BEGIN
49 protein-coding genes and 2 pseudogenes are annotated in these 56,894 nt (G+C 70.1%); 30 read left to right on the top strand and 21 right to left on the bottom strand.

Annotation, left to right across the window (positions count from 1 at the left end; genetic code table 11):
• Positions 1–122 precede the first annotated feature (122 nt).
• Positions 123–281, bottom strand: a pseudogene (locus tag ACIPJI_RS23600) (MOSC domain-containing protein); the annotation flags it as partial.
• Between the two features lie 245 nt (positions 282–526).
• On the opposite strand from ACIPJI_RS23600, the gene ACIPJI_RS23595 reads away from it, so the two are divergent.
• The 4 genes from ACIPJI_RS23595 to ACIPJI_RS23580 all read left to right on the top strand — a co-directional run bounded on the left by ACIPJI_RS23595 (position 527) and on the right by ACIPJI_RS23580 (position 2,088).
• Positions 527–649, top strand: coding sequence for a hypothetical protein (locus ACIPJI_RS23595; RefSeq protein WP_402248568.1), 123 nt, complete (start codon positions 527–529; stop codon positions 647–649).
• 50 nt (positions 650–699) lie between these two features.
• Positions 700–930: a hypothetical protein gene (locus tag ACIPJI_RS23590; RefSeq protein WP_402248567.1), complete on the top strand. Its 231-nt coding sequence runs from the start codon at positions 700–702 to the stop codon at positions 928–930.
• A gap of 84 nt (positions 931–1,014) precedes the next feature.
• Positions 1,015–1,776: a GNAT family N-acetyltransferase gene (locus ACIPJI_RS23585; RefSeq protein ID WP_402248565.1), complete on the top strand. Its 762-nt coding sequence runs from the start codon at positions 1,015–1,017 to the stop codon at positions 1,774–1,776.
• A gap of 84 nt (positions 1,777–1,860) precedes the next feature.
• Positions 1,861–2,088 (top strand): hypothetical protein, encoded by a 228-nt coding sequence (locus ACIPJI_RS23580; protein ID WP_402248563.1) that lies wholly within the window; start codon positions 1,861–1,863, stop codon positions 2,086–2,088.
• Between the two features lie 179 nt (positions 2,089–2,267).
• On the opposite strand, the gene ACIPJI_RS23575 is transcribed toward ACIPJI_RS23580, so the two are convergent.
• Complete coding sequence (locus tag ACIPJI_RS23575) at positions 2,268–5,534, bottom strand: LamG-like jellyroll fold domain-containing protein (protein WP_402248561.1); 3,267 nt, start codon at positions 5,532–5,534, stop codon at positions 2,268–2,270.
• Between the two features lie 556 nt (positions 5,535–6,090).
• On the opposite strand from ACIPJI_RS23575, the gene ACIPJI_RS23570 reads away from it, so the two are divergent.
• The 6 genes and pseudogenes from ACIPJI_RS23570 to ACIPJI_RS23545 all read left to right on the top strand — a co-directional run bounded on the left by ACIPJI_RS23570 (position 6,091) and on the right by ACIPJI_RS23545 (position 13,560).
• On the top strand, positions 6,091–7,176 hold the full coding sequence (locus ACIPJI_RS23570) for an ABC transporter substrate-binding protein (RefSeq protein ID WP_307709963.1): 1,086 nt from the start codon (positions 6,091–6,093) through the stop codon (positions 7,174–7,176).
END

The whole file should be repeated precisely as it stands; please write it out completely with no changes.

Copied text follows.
49 protein-coding genes and 2 pseudogenes are annotated in these 56,894 nt (G+C 70.1%); 30 read left to right on the top strand and 21 right to left on the bottom strand.

Annotation, left to right across the window (positions count from 1 at the left end; genetic code table 11):
• Positions 1–122 precede the first annotated feature (122 nt).
• Positions 123–281, bottom strand: a pseudogene (locus tag ACIPJI_RS23600) (MOSC domain-containing protein); the annotation flags it as partial.
• Between the two features lie 245 nt (positions 282–526).
• On the opposite strand from ACIPJI_RS23600, the gene ACIPJI_RS23595 reads away from it, so the two are divergent.
• The 4 genes from ACIPJI_RS23595 to ACIPJI_RS23580 all read left to right on the top strand — a co-directional run bounded on the left by ACIPJI_RS23595 (position 527) and on the right by ACIPJI_RS23580 (position 2,088).
• Positions 527–649, top strand: coding sequence for a hypothetical protein (locus ACIPJI_RS23595; RefSeq protein WP_402248568.1), 123 nt, complete (start codon positions 527–529; stop codon positions 647–649).
• 50 nt (positions 650–699) lie between these two features.
• Positions 700–930: a hypothetical protein gene (locus tag ACIPJI_RS23590; RefSeq protein WP_402248567.1), complete on the top strand. Its 231-nt coding sequence runs from the start codon at positions 700–702 to the stop codon at positions 928–930.
• A gap of 84 nt (positions 931–1,014) precedes the next feature.
• Positions 1,015–1,776: a GNAT family N-acetyltransferase gene (locus ACIPJI_RS23585; RefSeq protein ID WP_402248565.1), complete on the top strand. Its 762-nt coding sequence runs from the start codon at positions 1,015–1,017 to the stop codon at positions 1,774–1,776.
• A gap of 84 nt (positions 1,777–1,860) precedes the next feature.
• Positions 1,861–2,088 (top strand): hypothetical protein, encoded by a 228-nt coding sequence (locus ACIPJI_RS23580; protein ID WP_402248563.1) that lies wholly within the window; start codon positions 1,861–1,863, stop codon positions 2,086–2,088.
• Between the two features lie 179 nt (positions 2,089–2,267).
• On the opposite strand, the gene ACIPJI_RS23575 is transcribed toward ACIPJI_RS23580, so the two are convergent.
• Complete coding sequence (locus tag ACIPJI_RS23575) at positions 2,268–5,534, bottom strand: LamG-like jellyroll fold domain-containing protein (protein WP_402248561.1); 3,267 nt, start codon at positions 5,532–5,534, stop codon at positions 2,268–2,270.
• Between the two features lie 556 nt (positions 5,535–6,090).
• On the opposite strand from ACIPJI_RS23575, the gene ACIPJI_RS23570 reads away from it, so the two are divergent.
• The 6 genes and pseudogenes from ACIPJI_RS23570 to ACIPJI_RS23545 all read left to right on the top strand — a co-directional run bounded on the left by ACIPJI_RS23570 (position 6,091) and on the right by ACIPJI_RS23545 (position 13,560).
• On the top strand, positions 6,091–7,176 hold the full coding sequence (locus ACIPJI_RS23570) for an ABC transporter substrate-binding protein (RefSeq protein ID WP_307709963.1): 1,086 nt from the start codon (positions 6,091–6,093) through the stop codon (positions 7,174–7,176).